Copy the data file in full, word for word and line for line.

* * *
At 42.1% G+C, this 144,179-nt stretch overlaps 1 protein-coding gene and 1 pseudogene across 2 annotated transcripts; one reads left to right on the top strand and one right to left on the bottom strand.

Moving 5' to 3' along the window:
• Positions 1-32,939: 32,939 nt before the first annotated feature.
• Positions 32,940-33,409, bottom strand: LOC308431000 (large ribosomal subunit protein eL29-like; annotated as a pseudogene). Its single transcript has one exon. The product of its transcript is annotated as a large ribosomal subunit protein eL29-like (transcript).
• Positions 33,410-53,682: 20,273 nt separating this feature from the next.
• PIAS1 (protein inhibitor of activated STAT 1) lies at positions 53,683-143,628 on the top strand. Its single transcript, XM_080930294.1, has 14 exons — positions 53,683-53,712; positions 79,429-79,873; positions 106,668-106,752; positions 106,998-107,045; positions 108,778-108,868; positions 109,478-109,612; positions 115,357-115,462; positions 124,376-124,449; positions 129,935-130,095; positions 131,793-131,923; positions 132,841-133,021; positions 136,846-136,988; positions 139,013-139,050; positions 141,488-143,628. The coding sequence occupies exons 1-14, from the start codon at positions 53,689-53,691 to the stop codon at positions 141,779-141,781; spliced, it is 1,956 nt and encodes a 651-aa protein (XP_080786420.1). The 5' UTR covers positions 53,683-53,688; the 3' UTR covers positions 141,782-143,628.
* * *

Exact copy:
At 42.1% G+C, this 144,179-nt stretch overlaps 1 protein-coding gene and 1 pseudogene across 2 annotated transcripts; one reads left to right on the top strand and one right to left on the bottom strand.

Moving 5' to 3' along the window:
• Positions 1-32,939: 32,939 nt before the first annotated feature.
• Positions 32,940-33,409, bottom strand: LOC308431000 (large ribosomal subunit protein eL29-like; annotated as a pseudogene). Its single transcript has one exon. The product of its transcript is annotated as a large ribosomal subunit protein eL29-like (transcript).
• Positions 33,410-53,682: 20,273 nt separating this feature from the next.
• PIAS1 (protein inhibitor of activated STAT 1) lies at positions 53,683-143,628 on the top strand. Its single transcript, XM_080930294.1, has 14 exons — positions 53,683-53,712; positions 79,429-79,873; positions 106,668-106,752; positions 106,998-107,045; positions 108,778-108,868; positions 109,478-109,612; positions 115,357-115,462; positions 124,376-124,449; positions 129,935-130,095; positions 131,793-131,923; positions 132,841-133,021; positions 136,846-136,988; positions 139,013-139,050; positions 141,488-143,628. The coding sequence occupies exons 1-14, from the start codon at positions 53,689-53,691 to the stop codon at positions 141,779-141,781; spliced, it is 1,956 nt and encodes a 651-aa protein (XP_080786420.1). The 5' UTR covers positions 53,683-53,688; the 3' UTR covers positions 141,782-143,628.